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In a tragical manner; with fatal issue; mournfully; sorrowfully. The play ends tragically.


Fatality; mournfulness; sadness. We moralize the fable in the tragicalness of the event. Decay of Piety.

TRAG-I-COM'E-DY, n. [Fr. tragi-comedie; tragedy and comedy.]

A kind of dramatic piece representing some action passed among eminent persons, the event of which is not unhappy, in which serious and comic scenes are blended; a species of composition not now used, or held in little estimation. Cyc.


Pertaining to tragi-comedy; partaking of a mixture of grave and comic scenes.


In a tragi-comical manner.


  1. Track followed by the hunter; scent left on the ground by the animal pursued. How cheerfully on the false trail they cry. Shak.
  2. Any thing drawn to length; as, the trail of a meteor; a trail of smoke. Dryden. When lightning shoots in glitt'ring trails along. Rowe.
  3. Any thing drawn behind in long undulations; a train. And drew behinds radiant trail of hair. Pope.
  4. The entrails of a fowl; applied sometimes to those of sheep. Smollet. Trail-boards, in ship-building, a term for the carved work between the cheeks of the head, at the heel of the figure. Cyc.

TRAIL, v.i.

To be drawn out in length. When his brother saw the red blood trail. Spenser.

TRAIL, v.t. [W. rhel, a flagging, a trailing; rhelyw, a trail; Sp. traillar, to level the ground; trailla, a leash, packthread, an instrument for leveling the ground; W. trail, a drawing over, a trail, a turn, as if from traigyl, a turn or revolution; treilliaw, to turn, to roll, to traverse, to dredge; Gaelic triallam, to go, to walk, (qu. travel;) Port. tralho, a fishing net, as if from drawing, L. traho; D. treillen, to draw, to tow; Norm. trailler, to search for. The Welsh seems to accord with troll; the others appear to be formed on drag, L. traho. Qu.]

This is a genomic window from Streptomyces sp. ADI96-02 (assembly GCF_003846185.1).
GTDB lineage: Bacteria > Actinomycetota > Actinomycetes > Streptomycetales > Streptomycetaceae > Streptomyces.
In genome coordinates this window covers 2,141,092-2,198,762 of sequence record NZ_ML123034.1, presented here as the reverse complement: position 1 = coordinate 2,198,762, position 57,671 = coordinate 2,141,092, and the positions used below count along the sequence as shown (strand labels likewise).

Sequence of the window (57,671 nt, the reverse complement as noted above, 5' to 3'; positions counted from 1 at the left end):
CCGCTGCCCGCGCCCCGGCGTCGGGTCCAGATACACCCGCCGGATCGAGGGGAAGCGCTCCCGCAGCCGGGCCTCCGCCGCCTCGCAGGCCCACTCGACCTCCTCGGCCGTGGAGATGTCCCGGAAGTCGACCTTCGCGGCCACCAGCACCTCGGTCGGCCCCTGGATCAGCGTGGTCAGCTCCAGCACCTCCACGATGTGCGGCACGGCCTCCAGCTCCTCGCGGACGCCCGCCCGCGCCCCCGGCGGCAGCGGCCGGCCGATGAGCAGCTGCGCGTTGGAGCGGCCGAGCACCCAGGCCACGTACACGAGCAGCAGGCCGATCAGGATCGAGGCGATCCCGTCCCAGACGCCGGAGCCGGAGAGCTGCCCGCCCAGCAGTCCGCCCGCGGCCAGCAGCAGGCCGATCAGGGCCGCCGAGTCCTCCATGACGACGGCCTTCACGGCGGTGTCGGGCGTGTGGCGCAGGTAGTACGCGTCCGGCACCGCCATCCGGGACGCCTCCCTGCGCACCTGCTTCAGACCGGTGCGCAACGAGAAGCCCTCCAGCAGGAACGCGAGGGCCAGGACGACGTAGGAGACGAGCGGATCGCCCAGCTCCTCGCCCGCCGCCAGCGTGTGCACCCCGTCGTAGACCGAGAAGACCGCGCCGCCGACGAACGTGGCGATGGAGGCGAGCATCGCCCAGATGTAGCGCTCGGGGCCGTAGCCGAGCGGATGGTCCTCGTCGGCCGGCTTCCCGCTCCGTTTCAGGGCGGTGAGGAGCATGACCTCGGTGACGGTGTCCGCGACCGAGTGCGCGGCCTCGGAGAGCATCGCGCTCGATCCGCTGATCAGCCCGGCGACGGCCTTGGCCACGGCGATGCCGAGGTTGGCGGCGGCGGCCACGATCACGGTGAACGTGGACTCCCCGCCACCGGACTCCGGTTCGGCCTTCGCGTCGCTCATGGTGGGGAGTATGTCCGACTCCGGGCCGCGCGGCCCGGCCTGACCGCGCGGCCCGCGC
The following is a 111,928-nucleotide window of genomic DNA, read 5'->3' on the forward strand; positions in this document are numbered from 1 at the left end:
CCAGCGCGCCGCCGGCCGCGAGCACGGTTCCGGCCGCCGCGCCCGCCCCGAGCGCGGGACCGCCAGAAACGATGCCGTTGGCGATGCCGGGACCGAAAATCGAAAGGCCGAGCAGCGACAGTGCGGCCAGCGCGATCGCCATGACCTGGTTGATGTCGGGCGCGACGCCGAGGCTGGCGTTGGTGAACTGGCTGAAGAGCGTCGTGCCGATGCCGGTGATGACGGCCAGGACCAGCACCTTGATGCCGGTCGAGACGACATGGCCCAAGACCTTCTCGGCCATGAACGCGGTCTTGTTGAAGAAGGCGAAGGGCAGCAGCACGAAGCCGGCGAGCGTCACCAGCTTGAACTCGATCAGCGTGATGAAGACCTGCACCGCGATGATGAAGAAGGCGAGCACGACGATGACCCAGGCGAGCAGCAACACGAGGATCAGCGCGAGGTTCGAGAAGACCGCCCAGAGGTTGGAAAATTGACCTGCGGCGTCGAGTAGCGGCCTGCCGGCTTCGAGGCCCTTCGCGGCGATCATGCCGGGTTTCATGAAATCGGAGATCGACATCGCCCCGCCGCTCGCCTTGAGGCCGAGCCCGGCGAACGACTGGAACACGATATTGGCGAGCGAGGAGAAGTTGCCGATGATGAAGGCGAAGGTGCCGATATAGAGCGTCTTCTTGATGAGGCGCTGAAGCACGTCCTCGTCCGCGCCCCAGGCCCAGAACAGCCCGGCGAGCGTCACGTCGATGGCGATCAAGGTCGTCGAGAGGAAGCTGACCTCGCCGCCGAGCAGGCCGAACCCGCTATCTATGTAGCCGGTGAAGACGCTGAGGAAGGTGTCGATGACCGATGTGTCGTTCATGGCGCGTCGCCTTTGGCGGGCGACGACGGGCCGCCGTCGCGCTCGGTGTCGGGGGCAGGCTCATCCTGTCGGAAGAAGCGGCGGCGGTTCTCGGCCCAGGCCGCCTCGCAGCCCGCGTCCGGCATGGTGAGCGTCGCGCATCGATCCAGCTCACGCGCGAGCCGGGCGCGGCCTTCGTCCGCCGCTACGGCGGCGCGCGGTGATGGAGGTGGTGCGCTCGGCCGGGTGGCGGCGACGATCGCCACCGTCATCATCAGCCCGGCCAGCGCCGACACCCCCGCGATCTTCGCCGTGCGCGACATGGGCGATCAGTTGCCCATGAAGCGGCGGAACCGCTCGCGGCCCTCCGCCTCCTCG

1. To hunt by the track. [See the Norman, supra.]
  2. To draw along the ground. Trail your pikes. And hung his head, and trail'd his legs along. Dryden. They shall not trail me through the streets / Like a wild beast. Milton. That long behind he trails his pompous robe. Pope.
  3. To lower; as, to trail arms.
  4. In America, to tread down grass by walking through; to lay flat; as, to trail grass.


Hunted by the tracks; laid flat; drawn along on the ground; brought to a lower position; as, trailed arms.


Hunting by the track; drawing on the ground; treading down; laying flat; bringing to a low position; drawing out in length. Since the flames pursu'd the trailing smoke. Dryden. Swift men of foot whose broad-set backs their trailing hair did hide. Chapman.


  1. Artifice; stratagem of enticement. Now to my charms, / And to my wily trains. Milton.
  2. Something drawn along behind, the end of a gown, &c.; as, the train of a gown or robe.
  3. The tail of a fowl. The train steers their flight, and turns their bodies, like the rudder of a ship. Ray.
  4. A retinue; a number of followers or attendants. My train are men of choice and rarest parts. Shak. The king's daughter with a lovely train. Addison.
  5. A series; a consecution or succession of connected things. Rivers now stream and draw their humid train. Milton. Other truths require a train of ideas placed in order. Locke. The train of ills our love would draw behind it. Addison.
  6. Process; regular method; course. Things are now in a train for settlement. If things were once in this train – our duty would take root in our nature. Swift.